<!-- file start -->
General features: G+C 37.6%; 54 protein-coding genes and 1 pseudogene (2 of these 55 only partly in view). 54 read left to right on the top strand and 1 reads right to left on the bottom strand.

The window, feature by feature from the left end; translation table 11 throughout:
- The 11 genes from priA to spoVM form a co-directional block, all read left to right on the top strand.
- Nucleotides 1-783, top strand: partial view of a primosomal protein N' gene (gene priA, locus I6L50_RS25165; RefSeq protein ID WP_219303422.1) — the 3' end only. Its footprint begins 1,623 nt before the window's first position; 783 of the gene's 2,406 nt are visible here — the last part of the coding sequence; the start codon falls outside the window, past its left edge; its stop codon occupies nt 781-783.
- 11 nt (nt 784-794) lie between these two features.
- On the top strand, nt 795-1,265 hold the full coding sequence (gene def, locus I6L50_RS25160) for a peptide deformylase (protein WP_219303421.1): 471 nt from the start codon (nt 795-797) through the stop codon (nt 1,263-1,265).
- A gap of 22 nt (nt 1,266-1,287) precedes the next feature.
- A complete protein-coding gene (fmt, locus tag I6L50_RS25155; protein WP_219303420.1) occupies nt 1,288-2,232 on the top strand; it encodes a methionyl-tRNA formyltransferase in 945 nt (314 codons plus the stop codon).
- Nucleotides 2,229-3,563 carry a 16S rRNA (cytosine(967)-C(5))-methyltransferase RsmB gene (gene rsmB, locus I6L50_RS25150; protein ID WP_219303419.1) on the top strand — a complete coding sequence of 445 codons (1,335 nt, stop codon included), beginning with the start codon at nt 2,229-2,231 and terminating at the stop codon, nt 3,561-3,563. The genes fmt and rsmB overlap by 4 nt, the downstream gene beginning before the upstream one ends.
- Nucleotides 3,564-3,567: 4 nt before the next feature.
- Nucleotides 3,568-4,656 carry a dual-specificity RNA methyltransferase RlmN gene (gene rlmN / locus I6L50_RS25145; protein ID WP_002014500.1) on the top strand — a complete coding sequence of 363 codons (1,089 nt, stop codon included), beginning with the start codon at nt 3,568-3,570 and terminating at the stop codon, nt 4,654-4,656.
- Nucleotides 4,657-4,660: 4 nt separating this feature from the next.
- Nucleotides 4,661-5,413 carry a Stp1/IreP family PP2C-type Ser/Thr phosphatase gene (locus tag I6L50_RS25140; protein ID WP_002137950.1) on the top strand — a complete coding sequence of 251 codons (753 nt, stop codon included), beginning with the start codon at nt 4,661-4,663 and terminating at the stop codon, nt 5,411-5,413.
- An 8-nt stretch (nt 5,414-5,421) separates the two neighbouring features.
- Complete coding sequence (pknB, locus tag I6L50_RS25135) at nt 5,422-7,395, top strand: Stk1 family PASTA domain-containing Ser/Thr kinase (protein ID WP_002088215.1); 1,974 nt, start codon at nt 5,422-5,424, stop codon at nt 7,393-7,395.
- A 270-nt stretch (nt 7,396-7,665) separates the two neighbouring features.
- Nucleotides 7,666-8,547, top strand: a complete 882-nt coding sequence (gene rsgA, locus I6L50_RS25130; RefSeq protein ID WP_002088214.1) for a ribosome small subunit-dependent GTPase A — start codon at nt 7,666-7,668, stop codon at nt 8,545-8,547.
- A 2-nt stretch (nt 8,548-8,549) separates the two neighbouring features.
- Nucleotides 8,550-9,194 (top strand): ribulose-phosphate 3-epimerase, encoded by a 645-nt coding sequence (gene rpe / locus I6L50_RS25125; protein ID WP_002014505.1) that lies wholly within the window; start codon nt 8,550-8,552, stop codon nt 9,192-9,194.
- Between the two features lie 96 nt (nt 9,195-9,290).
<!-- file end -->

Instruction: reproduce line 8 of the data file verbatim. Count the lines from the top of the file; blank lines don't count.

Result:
- A complete protein-coding gene (fmt, locus tag I6L50_RS25155; protein WP_219303420.1) occupies nt 1,288-2,232 on the top strand; it encodes a methionyl-tRNA formyltransferase in 945 nt (314 codons plus the stop codon).